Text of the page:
The rest of this paper is organized as follows. In Section 2, we recall the WG method and give some notations. In Section 3, we propose an intergrid transfer operator and a two-level additive Schwarz preconditioner. Moreover, we prove the stability and approximation of the intergrid transfer operator. Then we estimate the upper bound of the maximum eigenvalue and the lower bound of minimum eigenvalue, respectively. Section 4 is devoted to numerical experiments, which are carried out to confirm our theoretical results.

#### 2. The Weak Galerkin Method for the Second-Order Elliptic Equation

For the sake of simplicity, we consider the model problem as follows:where is bounded polygonal domain and . Assume that the matrix is symmetric positive definite (SPD); namely, there exist positive constants , such thatThe variational formulations of (1) is to find such thatwhere It follows from Lax-Milgram’s theorem that problem (3) has a unique solution.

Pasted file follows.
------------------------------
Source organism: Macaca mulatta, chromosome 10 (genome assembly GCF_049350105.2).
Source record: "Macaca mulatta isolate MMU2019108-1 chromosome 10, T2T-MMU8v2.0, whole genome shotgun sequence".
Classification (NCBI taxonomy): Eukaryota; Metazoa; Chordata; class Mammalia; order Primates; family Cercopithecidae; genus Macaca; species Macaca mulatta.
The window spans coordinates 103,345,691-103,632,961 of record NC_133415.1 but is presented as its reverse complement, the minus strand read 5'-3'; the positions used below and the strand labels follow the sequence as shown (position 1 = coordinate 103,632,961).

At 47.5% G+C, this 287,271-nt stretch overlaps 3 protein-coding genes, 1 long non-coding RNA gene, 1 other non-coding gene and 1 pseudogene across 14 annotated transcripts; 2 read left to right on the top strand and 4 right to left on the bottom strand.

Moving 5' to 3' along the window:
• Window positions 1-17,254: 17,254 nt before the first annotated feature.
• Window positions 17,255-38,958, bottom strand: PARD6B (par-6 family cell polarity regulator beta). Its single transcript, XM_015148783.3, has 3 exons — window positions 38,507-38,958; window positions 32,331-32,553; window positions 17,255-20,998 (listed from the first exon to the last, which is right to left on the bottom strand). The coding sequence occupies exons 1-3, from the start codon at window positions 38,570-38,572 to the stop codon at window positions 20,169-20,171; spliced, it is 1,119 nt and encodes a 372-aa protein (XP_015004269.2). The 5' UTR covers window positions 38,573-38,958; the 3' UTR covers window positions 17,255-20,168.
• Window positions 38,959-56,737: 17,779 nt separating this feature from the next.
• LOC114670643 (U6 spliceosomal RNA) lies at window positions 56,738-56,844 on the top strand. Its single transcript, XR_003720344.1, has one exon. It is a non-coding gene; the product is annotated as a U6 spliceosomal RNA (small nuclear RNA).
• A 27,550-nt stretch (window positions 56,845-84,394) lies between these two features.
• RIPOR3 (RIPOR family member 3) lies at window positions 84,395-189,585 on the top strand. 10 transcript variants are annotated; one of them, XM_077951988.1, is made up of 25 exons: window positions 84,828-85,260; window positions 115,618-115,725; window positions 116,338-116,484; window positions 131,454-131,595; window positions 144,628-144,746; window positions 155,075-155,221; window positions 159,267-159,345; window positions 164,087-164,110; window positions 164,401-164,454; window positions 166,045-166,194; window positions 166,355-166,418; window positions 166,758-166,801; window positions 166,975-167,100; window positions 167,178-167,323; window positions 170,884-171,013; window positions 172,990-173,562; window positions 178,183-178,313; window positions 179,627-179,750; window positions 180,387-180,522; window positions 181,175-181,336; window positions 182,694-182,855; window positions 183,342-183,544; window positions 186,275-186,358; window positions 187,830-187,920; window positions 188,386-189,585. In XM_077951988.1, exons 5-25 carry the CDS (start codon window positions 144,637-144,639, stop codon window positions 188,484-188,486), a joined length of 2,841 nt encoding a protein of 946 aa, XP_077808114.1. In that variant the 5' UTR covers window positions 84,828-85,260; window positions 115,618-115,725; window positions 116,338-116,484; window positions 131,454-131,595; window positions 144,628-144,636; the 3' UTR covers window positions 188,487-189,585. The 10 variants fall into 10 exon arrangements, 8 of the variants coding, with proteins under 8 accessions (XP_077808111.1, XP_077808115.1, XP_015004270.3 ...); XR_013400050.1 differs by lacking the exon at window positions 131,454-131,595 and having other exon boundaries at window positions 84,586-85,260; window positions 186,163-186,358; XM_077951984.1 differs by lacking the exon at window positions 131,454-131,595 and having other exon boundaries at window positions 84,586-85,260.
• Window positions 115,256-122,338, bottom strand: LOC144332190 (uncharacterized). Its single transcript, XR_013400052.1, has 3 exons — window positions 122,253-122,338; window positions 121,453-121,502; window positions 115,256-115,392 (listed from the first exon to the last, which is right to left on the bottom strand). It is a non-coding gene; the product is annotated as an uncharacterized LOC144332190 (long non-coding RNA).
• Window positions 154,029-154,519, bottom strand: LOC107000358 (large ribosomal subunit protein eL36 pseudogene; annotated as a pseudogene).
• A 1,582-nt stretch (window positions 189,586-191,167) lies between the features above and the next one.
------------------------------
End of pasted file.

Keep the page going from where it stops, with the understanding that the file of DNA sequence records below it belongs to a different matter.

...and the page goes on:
Let be a quasiuniform triangulation of the domain with the mesh size . On each , the space denotes the collections of weak functions, each of which is consisted of an interior part and a boundary part; that is, For any weak function , the weak gradient of , denoted by , satisfies where is the unit outer normal of . It is easy to see that is the classical gradient if it actions on a function .

For each element , we denote by and the interior and the boundary of . The notation stands for the set of edges of . We also use and to denote the edges of in and on . Then the discrete WG space is defined as where or and denotes the set of polynomials on with degree no more than . To define a discrete weak gradient, we use to denote the RT element space if and the BDM element space if , where is the homogeneous polynomial with the degree .